06
Nov
14

The Evidence Of Repentance

 In those days came John the Baptist, preaching in the wilderness of Judaea, And saying, Repent ye: for the kingdom of heaven is at hand.  Matthew 3:1-2

One of the greatest motion pictures in the history of cinema has to be Gone With The Wind, the movie that gathered ten Academy Awards, including the awards for Best Picture and Best Director.  The historical romance tells the story of Scarlett O’Hara and her desire for two men, eventually marrying the second, with the Civil War as the backdrop.

During one of the scenes, Rhett Butler is talking to Scarlett, who is in “mourning” over the death of her first husband, whom she only married to spite Ashley Wilkes, the man on whom she had a huge crush.  She tells Rhett that she fears she is guilty of murder, and that she doesn’t want to be punished in hell for her indiscretion.  Rhett famously tells her, “You’re like the thief who isn’t the least bit sorry he stole, but is terribly, terribly sorry he’s going to jail!”

It seems that the church today is full of professing Christians who, like Scarlett, aren’t a bit sorry for their sins, but are terribly frightened they might go to hell over them.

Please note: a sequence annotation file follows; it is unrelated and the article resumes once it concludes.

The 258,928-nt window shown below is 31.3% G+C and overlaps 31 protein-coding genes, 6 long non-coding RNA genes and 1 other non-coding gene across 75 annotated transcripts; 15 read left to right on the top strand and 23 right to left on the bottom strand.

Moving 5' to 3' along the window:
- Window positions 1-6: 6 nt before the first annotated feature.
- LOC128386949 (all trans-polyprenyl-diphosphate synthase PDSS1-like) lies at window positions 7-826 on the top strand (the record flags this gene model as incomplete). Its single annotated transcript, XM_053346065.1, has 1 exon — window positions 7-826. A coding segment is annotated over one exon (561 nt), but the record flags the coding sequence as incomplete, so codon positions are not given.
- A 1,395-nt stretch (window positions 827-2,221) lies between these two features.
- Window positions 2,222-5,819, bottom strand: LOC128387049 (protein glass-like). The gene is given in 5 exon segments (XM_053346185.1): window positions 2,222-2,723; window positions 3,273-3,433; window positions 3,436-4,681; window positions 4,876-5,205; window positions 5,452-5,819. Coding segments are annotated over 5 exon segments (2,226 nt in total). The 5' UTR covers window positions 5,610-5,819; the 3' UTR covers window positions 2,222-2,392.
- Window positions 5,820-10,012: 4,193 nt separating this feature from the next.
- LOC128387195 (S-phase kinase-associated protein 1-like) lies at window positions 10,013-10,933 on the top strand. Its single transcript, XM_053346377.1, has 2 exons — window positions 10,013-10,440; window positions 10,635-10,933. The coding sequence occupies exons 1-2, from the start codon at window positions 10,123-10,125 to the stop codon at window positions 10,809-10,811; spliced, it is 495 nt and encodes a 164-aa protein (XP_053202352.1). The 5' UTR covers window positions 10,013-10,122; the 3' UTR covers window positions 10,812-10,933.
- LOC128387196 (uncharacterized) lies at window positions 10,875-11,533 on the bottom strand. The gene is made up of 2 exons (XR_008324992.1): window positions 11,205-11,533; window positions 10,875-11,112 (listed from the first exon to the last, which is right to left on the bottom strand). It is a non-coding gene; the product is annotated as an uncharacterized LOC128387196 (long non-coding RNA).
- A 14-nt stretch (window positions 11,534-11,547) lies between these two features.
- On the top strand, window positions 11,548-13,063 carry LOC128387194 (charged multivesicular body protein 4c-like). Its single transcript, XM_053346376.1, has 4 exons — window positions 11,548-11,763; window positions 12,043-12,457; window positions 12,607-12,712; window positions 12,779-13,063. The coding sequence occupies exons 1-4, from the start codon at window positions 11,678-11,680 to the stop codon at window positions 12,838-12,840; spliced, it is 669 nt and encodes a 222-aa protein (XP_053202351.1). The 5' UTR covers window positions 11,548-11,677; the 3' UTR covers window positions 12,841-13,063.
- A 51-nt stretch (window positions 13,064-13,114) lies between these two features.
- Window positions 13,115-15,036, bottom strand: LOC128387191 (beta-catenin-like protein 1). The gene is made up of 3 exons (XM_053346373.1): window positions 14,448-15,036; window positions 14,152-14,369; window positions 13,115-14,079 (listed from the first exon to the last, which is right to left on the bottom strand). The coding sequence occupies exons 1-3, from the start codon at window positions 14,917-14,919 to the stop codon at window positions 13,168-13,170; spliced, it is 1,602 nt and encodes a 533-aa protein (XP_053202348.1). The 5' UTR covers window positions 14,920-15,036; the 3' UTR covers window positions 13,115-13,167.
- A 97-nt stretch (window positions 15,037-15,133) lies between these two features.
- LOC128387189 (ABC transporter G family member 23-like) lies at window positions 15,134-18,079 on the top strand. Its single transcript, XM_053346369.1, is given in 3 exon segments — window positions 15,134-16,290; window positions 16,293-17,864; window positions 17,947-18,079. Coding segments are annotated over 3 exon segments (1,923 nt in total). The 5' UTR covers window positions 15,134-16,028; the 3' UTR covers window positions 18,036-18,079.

As a herald for the coming Messiah, John the Baptist prepared the way for Jesus Christ, preaching his message in the wilderness.  Jesus actively preached the same message in Matthew 4:17.  This common message was simple: repent.

“Repent” is a word that seems to have lost its importance and meaning among many churches today.  It is a verb that means to think differently and to reconsider one’s opinions.  As related to a true conversion in the life of a Christian, it means that we adopt God’s attitude toward sin, and that we do everything within our power to avoid committing sin (Romans 6:13).  We don’t continue living the same lifestyle, as we are considered “dead to sin” (Romans 6:2).

The fact of the need for a definite, measurable change in the life of a true, born again Christian is heavily underscored by John the Baptist, when he scorns the Pharisees and Sadducees by demanding, “Bring forth therefore fruits meet for repentance” (Matthew 3:8).  In his letter, James agrees with this statement when he says, “Faith without works is dead” (2:20, 26).

While we are not saved by works, but by faith (Ephesians 2:8), we still must have an outward evidence if we have had an inner transformation.  We should not talk the same, we should not walk the same, and we should not do the same things we once did.  We should look different from others in the world (1 Peter 2:9-12).  We cannot expect to cling and hold on to worldly practices and enjoy God’s grace and mercy, because we cannot serve two masters (Matthew 6:24).

Let us examine our inner motivations, to determine if we present “fruit meet for repentance.”

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